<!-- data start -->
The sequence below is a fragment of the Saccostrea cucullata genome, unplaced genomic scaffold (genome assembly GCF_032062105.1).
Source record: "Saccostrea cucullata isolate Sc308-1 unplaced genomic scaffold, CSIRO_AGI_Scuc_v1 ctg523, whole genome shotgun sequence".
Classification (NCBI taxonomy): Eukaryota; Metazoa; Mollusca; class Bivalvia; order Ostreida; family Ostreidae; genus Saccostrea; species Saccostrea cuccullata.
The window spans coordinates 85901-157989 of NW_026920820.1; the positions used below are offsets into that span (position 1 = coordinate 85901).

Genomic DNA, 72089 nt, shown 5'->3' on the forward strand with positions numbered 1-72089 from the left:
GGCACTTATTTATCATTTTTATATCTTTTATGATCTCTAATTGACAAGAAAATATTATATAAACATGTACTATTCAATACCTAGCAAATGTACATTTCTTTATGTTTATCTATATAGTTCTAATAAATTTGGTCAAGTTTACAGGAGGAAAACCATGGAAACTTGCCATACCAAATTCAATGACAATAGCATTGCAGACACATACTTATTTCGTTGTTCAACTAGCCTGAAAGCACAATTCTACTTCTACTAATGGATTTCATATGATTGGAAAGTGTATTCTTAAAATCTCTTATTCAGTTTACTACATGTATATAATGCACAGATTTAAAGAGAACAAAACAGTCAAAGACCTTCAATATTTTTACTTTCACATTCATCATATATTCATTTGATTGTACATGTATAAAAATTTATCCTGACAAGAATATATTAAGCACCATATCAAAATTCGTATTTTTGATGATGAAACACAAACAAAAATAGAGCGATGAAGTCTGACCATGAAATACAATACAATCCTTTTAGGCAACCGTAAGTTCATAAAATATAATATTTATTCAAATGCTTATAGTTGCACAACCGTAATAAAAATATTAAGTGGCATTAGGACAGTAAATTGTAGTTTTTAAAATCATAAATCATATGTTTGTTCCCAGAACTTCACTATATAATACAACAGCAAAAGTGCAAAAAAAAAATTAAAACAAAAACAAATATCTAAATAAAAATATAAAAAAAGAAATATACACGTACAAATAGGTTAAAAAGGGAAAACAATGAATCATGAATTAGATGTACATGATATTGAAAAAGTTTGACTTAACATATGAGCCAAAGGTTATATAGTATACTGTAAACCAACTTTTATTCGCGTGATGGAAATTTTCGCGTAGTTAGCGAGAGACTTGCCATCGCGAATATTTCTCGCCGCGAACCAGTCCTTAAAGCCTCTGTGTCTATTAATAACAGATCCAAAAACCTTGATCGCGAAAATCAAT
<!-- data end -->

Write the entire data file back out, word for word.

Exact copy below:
The sequence below is a fragment of the Saccostrea cucullata genome, unplaced genomic scaffold (genome assembly GCF_032062105.1).
Source record: "Saccostrea cucullata isolate Sc308-1 unplaced genomic scaffold, CSIRO_AGI_Scuc_v1 ctg523, whole genome shotgun sequence".
Classification (NCBI taxonomy): Eukaryota; Metazoa; Mollusca; class Bivalvia; order Ostreida; family Ostreidae; genus Saccostrea; species Saccostrea cuccullata.
The window spans coordinates 85901-157989 of NW_026920820.1; the positions used below are offsets into that span (position 1 = coordinate 85901).

Genomic DNA, 72089 nt, shown 5'->3' on the forward strand with positions numbered 1-72089 from the left:
GGCACTTATTTATCATTTTTATATCTTTTATGATCTCTAATTGACAAGAAAATATTATATAAACATGTACTATTCAATACCTAGCAAATGTACATTTCTTTATGTTTATCTATATAGTTCTAATAAATTTGGTCAAGTTTACAGGAGGAAAACCATGGAAACTTGCCATACCAAATTCAATGACAATAGCATTGCAGACACATACTTATTTCGTTGTTCAACTAGCCTGAAAGCACAATTCTACTTCTACTAATGGATTTCATATGATTGGAAAGTGTATTCTTAAAATCTCTTATTCAGTTTACTACATGTATATAATGCACAGATTTAAAGAGAACAAAACAGTCAAAGACCTTCAATATTTTTACTTTCACATTCATCATATATTCATTTGATTGTACATGTATAAAAATTTATCCTGACAAGAATATATTAAGCACCATATCAAAATTCGTATTTTTGATGATGAAACACAAACAAAAATAGAGCGATGAAGTCTGACCATGAAATACAATACAATCCTTTTAGGCAACCGTAAGTTCATAAAATATAATATTTATTCAAATGCTTATAGTTGCACAACCGTAATAAAAATATTAAGTGGCATTAGGACAGTAAATTGTAGTTTTTAAAATCATAAATCATATGTTTGTTCCCAGAACTTCACTATATAATACAACAGCAAAAGTGCAAAAAAAAAATTAAAACAAAAACAAATATCTAAATAAAAATATAAAAAAAGAAATATACACGTACAAATAGGTTAAAAAGGGAAAACAATGAATCATGAATTAGATGTACATGATATTGAAAAAGTTTGACTTAACATATGAGCCAAAGGTTATATAGTATACTGTAAACCAACTTTTATTCGCGTGATGGAAATTTTCGCGTAGTTAGCGAGAGACTTGCCATCGCGAATATTTCTCGCCGCGAACCAGTCCTTAAAGCCTCTGTGTCTATTAATAACAGATCCAAAAACCTTGATCGCGAAAATCAAT